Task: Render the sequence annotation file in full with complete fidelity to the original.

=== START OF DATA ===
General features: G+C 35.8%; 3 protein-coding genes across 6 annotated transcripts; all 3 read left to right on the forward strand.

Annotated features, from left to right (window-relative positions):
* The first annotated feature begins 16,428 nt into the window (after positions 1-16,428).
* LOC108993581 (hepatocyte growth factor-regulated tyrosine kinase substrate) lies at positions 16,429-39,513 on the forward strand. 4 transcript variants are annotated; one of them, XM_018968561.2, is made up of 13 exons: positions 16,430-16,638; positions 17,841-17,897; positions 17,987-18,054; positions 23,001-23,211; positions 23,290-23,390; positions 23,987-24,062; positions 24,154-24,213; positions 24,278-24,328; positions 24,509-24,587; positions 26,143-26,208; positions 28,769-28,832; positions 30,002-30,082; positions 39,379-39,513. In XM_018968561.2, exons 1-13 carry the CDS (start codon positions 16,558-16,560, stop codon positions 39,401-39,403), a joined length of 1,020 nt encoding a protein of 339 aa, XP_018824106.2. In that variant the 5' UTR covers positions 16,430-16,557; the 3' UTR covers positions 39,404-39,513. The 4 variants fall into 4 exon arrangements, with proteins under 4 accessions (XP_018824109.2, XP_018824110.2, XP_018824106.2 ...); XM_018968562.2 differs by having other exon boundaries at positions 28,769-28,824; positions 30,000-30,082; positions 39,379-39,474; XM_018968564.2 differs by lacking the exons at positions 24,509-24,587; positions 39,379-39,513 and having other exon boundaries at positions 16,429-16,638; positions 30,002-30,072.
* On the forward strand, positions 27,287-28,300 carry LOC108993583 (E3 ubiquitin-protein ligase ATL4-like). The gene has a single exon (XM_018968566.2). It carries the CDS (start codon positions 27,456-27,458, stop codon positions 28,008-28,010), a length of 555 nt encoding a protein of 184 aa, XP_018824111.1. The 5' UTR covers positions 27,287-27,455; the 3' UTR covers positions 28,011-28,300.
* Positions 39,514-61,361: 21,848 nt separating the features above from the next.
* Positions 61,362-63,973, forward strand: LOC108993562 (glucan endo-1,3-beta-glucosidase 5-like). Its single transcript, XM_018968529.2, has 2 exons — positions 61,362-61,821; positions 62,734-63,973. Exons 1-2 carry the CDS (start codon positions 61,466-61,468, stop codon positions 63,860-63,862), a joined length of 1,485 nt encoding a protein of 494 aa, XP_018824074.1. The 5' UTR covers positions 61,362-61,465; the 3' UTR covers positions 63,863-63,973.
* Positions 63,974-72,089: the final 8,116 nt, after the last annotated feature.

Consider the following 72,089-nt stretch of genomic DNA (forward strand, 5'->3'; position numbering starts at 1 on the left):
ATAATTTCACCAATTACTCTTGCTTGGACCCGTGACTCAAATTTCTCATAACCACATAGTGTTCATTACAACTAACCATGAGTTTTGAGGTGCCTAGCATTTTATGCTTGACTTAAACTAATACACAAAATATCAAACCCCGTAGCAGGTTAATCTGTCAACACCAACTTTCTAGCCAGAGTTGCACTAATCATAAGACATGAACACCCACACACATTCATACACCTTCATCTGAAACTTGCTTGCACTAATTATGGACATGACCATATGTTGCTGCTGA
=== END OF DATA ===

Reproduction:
General features: G+C 35.8%; 3 protein-coding genes across 6 annotated transcripts; all 3 read left to right on the forward strand.

Annotated features, from left to right (window-relative positions):
* The first annotated feature begins 16,428 nt into the window (after positions 1-16,428).
* LOC108993581 (hepatocyte growth factor-regulated tyrosine kinase substrate) lies at positions 16,429-39,513 on the forward strand. 4 transcript variants are annotated; one of them, XM_018968561.2, is made up of 13 exons: positions 16,430-16,638; positions 17,841-17,897; positions 17,987-18,054; positions 23,001-23,211; positions 23,290-23,390; positions 23,987-24,062; positions 24,154-24,213; positions 24,278-24,328; positions 24,509-24,587; positions 26,143-26,208; positions 28,769-28,832; positions 30,002-30,082; positions 39,379-39,513. In XM_018968561.2, exons 1-13 carry the CDS (start codon positions 16,558-16,560, stop codon positions 39,401-39,403), a joined length of 1,020 nt encoding a protein of 339 aa, XP_018824106.2. In that variant the 5' UTR covers positions 16,430-16,557; the 3' UTR covers positions 39,404-39,513. The 4 variants fall into 4 exon arrangements, with proteins under 4 accessions (XP_018824109.2, XP_018824110.2, XP_018824106.2 ...); XM_018968562.2 differs by having other exon boundaries at positions 28,769-28,824; positions 30,000-30,082; positions 39,379-39,474; XM_018968564.2 differs by lacking the exons at positions 24,509-24,587; positions 39,379-39,513 and having other exon boundaries at positions 16,429-16,638; positions 30,002-30,072.
* On the forward strand, positions 27,287-28,300 carry LOC108993583 (E3 ubiquitin-protein ligase ATL4-like). The gene has a single exon (XM_018968566.2). It carries the CDS (start codon positions 27,456-27,458, stop codon positions 28,008-28,010), a length of 555 nt encoding a protein of 184 aa, XP_018824111.1. The 5' UTR covers positions 27,287-27,455; the 3' UTR covers positions 28,011-28,300.
* Positions 39,514-61,361: 21,848 nt separating the features above from the next.
* Positions 61,362-63,973, forward strand: LOC108993562 (glucan endo-1,3-beta-glucosidase 5-like). Its single transcript, XM_018968529.2, has 2 exons — positions 61,362-61,821; positions 62,734-63,973. Exons 1-2 carry the CDS (start codon positions 61,466-61,468, stop codon positions 63,860-63,862), a joined length of 1,485 nt encoding a protein of 494 aa, XP_018824074.1. The 5' UTR covers positions 61,362-61,465; the 3' UTR covers positions 63,863-63,973.
* Positions 63,974-72,089: the final 8,116 nt, after the last annotated feature.

Consider the following 72,089-nt stretch of genomic DNA (forward strand, 5'->3'; position numbering starts at 1 on the left):
ATAATTTCACCAATTACTCTTGCTTGGACCCGTGACTCAAATTTCTCATAACCACATAGTGTTCATTACAACTAACCATGAGTTTTGAGGTGCCTAGCATTTTATGCTTGACTTAAACTAATACACAAAATATCAAACCCCGTAGCAGGTTAATCTGTCAACACCAACTTTCTAGCCAGAGTTGCACTAATCATAAGACATGAACACCCACACACATTCATACACCTTCATCTGAAACTTGCTTGCACTAATTATGGACATGACCATATGTTGCTGCTGA